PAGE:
Choral pad sounds often feature as patches in sample-based synths, but it's pretty straightforward and quick to create your own. iZotope Iris 2 is a perfect tool for this, as it offers superb sample manipulation features and unusual spectral filtering capabilities that can bring out subtle but beautiful harmonic layers.
So here, we're going to create a luscious vocal pad, stemming from one simple female vocal sample. We're going to smother it in effects including chorus and reverb, and edit the sample's frequency content along the way - tasks we can get done entirely inside the instrument plugin.
We're also chucking in a bit of recorded Foley into the pad sound for good measure. This sort of real-world element makes for a more organic sound overall. If you're into sound design and haven't yet grabbed yourself a field recorder, we really recommend giving it a try. If want to save yourself some money, try it with your phone - you may not get the clarity of a dedicated piece of kit, but a rough-and-ready recording will serve you well for textures and layering.
Step 1: First of all, we need to dig out a suitable vocal sample to use as the core of our patch. We've found a cool-sounding vocal chant in Computer Music's Wired West sample pack, from way back in issue 111. Notice that the chant changes pitch as it progresses, which will give us some interesting, subtle changes in texture.
Step 2: Load Iris 2 in your DAW and click Layer 1 in the top right. Click the folder icon in the sample 1 window and browse to your chosen vocal sample, or use this one. Iris will detect the root note of the sample so we don't need to set it to the correct pitch ourselves.
Step 3: Underneath the Spectrogram display is a slider that blends the waveform view of the audio sample with the spectrogram. Move it to the halfway point to make the waveform visible. We need to find a loop within the sample that sustains one note and sounds good. In your DAW, add a MIDI clip on Iris's channel, draw in a C3 note, and loop it.
Step 4: We really like the sound of the middle section when the singer drops down a few notes - drag the start position locator at the top to the beginning of this phrase. Leave a bit of pitch transition at the beginning, for a nice slide into the note. Now we need to create a loop point within this section.
Step 5: Drag the loop start arrow at the top to just after the beginning of the sample start position, and the loop end point to just before the end of the section. To make the transitions smoother and softer, raise the Crossfade amount so the crossfade slope sits between the sample playback and loop positions. Play or program a chord to get a nice pad sound.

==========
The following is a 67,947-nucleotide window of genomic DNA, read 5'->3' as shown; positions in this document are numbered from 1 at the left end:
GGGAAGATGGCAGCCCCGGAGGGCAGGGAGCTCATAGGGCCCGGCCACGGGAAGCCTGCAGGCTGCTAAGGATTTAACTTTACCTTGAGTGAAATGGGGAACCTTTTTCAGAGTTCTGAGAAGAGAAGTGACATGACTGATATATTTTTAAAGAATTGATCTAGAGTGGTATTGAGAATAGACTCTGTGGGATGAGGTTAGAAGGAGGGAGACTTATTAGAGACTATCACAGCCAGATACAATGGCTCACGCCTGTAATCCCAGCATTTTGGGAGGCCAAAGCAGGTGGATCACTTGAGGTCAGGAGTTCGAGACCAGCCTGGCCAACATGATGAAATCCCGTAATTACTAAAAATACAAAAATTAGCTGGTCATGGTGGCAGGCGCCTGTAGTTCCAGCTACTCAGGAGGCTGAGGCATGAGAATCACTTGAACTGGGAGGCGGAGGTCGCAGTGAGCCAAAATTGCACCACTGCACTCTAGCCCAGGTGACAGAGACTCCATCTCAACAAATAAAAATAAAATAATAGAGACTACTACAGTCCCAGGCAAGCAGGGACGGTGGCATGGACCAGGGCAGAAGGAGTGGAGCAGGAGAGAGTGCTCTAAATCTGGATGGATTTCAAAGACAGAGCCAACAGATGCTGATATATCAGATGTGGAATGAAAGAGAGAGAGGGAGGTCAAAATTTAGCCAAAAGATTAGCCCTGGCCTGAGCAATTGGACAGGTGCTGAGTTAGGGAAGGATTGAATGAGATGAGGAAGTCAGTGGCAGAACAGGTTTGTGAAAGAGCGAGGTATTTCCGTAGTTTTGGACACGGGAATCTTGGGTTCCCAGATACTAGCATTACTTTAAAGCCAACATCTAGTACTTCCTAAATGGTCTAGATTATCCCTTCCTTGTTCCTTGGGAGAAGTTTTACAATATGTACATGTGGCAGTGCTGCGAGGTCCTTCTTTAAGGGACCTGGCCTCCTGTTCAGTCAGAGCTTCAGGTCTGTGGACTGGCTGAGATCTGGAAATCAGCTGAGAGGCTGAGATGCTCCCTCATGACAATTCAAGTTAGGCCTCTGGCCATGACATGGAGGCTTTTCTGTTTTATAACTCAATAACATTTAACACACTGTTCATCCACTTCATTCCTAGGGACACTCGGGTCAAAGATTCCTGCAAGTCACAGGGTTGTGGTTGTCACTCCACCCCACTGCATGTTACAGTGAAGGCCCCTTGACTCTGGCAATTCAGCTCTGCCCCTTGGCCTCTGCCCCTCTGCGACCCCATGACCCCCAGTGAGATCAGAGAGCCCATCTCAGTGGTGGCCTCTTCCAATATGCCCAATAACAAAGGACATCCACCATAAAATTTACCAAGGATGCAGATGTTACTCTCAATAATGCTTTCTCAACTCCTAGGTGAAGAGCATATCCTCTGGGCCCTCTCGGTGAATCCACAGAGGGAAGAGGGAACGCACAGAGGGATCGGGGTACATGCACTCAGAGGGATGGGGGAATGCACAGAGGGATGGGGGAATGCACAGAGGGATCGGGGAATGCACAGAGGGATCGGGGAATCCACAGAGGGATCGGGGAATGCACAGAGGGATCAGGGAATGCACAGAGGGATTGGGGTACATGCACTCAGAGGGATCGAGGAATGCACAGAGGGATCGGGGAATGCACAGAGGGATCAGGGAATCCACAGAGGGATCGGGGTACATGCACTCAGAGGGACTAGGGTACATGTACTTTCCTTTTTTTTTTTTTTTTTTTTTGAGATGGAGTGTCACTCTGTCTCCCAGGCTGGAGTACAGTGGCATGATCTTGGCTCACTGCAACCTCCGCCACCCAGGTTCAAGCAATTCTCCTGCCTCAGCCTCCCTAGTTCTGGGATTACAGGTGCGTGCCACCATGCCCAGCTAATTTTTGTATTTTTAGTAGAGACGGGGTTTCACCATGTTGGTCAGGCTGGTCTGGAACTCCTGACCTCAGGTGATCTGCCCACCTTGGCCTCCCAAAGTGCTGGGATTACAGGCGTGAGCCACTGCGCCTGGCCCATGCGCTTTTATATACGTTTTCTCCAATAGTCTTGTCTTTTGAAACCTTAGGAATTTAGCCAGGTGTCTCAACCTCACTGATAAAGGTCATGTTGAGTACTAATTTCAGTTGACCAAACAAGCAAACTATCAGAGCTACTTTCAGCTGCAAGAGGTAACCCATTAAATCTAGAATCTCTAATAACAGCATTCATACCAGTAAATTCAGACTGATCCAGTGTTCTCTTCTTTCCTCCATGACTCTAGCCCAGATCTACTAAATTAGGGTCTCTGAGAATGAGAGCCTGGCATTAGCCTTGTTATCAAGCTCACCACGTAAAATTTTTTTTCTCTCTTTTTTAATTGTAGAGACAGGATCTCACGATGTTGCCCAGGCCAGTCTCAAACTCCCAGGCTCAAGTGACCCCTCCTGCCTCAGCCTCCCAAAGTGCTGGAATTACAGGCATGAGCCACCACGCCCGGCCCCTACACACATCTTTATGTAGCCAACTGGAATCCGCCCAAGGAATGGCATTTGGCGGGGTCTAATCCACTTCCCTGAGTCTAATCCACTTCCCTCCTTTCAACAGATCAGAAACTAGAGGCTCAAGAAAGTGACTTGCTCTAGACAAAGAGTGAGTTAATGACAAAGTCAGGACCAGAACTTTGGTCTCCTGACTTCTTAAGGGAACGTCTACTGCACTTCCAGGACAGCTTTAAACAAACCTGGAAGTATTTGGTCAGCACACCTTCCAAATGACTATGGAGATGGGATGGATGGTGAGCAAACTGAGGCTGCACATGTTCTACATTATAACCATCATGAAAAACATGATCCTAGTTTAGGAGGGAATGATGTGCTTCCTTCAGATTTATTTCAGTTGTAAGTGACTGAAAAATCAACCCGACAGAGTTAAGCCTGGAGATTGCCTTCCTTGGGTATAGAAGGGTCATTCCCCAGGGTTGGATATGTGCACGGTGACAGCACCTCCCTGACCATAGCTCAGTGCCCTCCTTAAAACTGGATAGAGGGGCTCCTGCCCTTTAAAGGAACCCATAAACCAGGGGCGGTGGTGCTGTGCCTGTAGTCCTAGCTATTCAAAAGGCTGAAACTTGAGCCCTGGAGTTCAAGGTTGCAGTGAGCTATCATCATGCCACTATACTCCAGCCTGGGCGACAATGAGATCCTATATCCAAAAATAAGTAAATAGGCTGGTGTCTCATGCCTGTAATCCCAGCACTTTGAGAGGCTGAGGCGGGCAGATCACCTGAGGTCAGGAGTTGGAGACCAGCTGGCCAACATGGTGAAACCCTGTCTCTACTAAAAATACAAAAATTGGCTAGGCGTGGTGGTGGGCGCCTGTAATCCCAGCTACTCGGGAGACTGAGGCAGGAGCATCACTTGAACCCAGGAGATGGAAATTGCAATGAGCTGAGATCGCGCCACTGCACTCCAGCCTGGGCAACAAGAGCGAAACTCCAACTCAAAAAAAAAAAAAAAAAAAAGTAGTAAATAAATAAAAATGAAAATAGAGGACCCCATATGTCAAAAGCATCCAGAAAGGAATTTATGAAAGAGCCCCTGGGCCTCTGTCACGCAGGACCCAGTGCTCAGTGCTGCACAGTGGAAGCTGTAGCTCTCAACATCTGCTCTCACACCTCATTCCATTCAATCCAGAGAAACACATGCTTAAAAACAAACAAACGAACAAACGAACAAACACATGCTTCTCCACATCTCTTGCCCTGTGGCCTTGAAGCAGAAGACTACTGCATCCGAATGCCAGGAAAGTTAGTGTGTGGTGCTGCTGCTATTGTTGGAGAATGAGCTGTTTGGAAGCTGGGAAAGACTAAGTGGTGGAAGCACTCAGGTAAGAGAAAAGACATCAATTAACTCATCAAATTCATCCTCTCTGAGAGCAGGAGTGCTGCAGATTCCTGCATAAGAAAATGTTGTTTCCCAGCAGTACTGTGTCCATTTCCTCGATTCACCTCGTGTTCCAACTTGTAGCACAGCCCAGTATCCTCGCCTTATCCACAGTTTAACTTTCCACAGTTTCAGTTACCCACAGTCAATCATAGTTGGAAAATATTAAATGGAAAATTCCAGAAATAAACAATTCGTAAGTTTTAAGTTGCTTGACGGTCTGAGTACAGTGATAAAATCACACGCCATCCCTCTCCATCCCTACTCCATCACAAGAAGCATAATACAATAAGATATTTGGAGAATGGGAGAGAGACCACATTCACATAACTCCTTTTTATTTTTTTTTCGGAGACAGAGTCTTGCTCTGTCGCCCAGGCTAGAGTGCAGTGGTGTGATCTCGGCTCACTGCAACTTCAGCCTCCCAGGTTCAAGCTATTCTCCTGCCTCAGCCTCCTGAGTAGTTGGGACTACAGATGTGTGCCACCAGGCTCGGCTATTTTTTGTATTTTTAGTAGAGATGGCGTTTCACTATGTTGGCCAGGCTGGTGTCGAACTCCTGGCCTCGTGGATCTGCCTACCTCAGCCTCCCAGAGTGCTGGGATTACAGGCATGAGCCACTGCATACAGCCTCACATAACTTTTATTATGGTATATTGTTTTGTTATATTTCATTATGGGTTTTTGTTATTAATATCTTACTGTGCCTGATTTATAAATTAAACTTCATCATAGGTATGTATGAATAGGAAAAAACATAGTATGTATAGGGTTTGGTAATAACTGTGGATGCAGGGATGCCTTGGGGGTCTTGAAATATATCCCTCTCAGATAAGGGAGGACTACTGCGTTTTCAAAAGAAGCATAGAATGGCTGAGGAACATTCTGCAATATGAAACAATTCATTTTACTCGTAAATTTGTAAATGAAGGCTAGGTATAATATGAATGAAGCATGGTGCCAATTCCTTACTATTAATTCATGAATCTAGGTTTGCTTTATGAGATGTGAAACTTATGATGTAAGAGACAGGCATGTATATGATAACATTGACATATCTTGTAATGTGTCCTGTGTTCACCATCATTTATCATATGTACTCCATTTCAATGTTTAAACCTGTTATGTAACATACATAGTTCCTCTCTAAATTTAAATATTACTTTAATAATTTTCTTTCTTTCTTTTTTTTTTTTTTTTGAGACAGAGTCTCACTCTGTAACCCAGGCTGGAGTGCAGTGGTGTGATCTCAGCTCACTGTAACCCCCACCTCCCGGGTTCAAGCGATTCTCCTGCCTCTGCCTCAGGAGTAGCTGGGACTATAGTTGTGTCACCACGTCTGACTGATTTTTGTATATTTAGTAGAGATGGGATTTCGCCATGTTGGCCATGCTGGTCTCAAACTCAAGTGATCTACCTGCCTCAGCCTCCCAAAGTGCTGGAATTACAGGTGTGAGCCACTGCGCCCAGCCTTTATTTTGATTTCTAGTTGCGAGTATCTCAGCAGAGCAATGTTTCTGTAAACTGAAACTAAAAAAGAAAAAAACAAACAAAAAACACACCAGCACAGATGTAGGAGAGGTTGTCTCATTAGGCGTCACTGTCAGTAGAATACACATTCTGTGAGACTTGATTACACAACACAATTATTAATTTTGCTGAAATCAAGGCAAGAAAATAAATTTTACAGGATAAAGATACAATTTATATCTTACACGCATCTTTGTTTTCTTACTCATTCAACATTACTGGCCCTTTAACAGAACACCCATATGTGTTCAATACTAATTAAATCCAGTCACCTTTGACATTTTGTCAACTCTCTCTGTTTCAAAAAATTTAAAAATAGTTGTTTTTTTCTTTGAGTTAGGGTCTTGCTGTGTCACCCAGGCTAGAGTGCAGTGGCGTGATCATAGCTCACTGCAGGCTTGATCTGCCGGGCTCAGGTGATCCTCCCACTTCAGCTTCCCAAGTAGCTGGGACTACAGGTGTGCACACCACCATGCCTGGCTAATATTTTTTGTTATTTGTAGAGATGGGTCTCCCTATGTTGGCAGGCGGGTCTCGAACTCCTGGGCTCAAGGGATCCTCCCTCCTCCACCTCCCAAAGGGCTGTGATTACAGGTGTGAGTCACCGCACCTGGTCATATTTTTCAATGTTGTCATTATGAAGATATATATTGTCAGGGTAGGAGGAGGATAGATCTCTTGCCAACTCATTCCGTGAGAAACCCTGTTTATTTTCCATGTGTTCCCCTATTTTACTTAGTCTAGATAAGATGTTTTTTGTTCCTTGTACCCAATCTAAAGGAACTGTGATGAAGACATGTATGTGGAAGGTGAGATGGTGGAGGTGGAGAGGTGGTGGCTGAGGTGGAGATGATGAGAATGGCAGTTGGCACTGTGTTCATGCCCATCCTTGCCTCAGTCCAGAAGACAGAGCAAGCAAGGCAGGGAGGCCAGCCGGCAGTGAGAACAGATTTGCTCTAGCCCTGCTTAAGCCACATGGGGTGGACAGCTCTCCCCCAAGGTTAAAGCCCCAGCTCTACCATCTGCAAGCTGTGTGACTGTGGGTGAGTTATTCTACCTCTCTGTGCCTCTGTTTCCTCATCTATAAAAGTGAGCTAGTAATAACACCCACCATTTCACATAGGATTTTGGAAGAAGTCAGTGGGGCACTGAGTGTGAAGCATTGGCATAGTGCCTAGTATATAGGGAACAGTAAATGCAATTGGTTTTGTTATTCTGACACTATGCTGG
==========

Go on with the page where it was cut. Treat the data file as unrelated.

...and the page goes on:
Step 6: Let's create another layer with some spectral filtering. Right-click Layer 1 and select Copy Sample, and in Layer 2, select Paste Sample. In the layer 2 edit window, select the brush tool and draw in a line right at the top around the area we used as the loop section in the first layer - this will give us some some cool shimmering tops.
Step 7: Here, we've added a couple of blobs from about 700Hz to 7kHz for some tasty harmonic enhancement. Experiment to find a sound you like. Add some reverb to the layer by changing the master FX mode to Send, turning on the Reverb effect and cranking up the dial.
Step 8: We can add crazy panning to this layer for more width and excitement, and an LFO mapped to the Pan parameter will take care of this nicely. In the Modulation tab, drag LFO 1's crossed-arrows icon to one of the small circles next to the Pan knob. Now set the Depth to 75% and the Rate to around 6Hz so it pans around rapidly.
Step 9: It's starting to sound really nice now! Let's give it a bit more warmth using a new layer. Right-click sample Layer 1, and click Copy Sample and Selection. Now Paste this onto Layer 3. In Layer 3, move the Coarse pitch knob down to -12st to pitch it down an octave. Dial in some Chorus to thicken this layer up.
Step 10: For the final layer, we'll use something completely different for added top-end texture: the sound of a tap running. Select Layer 4 and drag the sample into the window. Move the Coarse pitch knob all the way up to 23st to make the sound brighter and more audible.
Step 11: In the sample section, change the Playback mode to Backwards so it sounds more otherworldly and strange. Draw in a wavy line using the brush tool at the top of the frequency band, as shown, so you only hear the upper part of the spectrum. Dial in some more Reverb and Chorus to this layer and adjust the Gain if it feels too overpowering.
Step 12: Finally, let's give this layer a pitch envelope, for a nice 'wash-over' effect. Drag Envelope 1's crossed arrows over to the Coarse pitch knob and move the mod depth dial down to about 10 o'clock, as shown. Now set Envelope 1's Attack to 6000ms to create the pitch transition. That's your custom-made vocal pad finished!
Vocal-pad example 1
Vocal-pad example 2
Get schooled in a universe of compression - over 14 pages and in 17 videos - with issue 222 of Computer Music. Includes FREE VST/AU effects rack plugin, FX TimeTrip sample pack and more!